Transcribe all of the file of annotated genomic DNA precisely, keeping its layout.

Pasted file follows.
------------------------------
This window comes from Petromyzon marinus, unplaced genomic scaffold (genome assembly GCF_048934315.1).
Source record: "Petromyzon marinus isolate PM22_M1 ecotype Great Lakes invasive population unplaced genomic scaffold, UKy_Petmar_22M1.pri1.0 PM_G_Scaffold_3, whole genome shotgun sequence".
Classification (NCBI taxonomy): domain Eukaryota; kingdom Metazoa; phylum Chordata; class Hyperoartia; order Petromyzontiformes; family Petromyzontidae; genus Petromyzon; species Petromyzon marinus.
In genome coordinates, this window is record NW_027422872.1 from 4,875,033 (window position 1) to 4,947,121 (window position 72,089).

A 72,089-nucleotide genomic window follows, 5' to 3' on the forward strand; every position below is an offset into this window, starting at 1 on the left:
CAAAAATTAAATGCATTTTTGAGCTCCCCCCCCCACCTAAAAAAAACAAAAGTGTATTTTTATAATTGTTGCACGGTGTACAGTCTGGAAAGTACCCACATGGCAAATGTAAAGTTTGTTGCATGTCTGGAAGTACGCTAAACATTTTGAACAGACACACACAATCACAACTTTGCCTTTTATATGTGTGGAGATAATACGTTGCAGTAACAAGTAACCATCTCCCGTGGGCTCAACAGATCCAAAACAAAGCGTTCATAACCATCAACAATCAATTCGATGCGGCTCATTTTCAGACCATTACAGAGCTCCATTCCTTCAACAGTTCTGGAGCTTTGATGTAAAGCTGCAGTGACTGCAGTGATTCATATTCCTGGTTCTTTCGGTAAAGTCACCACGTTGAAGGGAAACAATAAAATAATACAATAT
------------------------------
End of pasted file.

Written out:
This window comes from Petromyzon marinus, unplaced genomic scaffold (genome assembly GCF_048934315.1).
Source record: "Petromyzon marinus isolate PM22_M1 ecotype Great Lakes invasive population unplaced genomic scaffold, UKy_Petmar_22M1.pri1.0 PM_G_Scaffold_3, whole genome shotgun sequence".
Classification (NCBI taxonomy): domain Eukaryota; kingdom Metazoa; phylum Chordata; class Hyperoartia; order Petromyzontiformes; family Petromyzontidae; genus Petromyzon; species Petromyzon marinus.
In genome coordinates, this window is record NW_027422872.1 from 4,875,033 (window position 1) to 4,947,121 (window position 72,089).

A 72,089-nucleotide genomic window follows, 5' to 3' on the forward strand; every position below is an offset into this window, starting at 1 on the left:
CAAAAATTAAATGCATTTTTGAGCTCCCCCCCCCACCTAAAAAAAACAAAAGTGTATTTTTATAATTGTTGCACGGTGTACAGTCTGGAAAGTACCCACATGGCAAATGTAAAGTTTGTTGCATGTCTGGAAGTACGCTAAACATTTTGAACAGACACACACAATCACAACTTTGCCTTTTATATGTGTGGAGATAATACGTTGCAGTAACAAGTAACCATCTCCCGTGGGCTCAACAGATCCAAAACAAAGCGTTCATAACCATCAACAATCAATTCGATGCGGCTCATTTTCAGACCATTACAGAGCTCCATTCCTTCAACAGTTCTGGAGCTTTGATGTAAAGCTGCAGTGACTGCAGTGATTCATATTCCTGGTTCTTTCGGTAAAGTCACCACGTTGAAGGGAAACAATAAAATAATACAATAT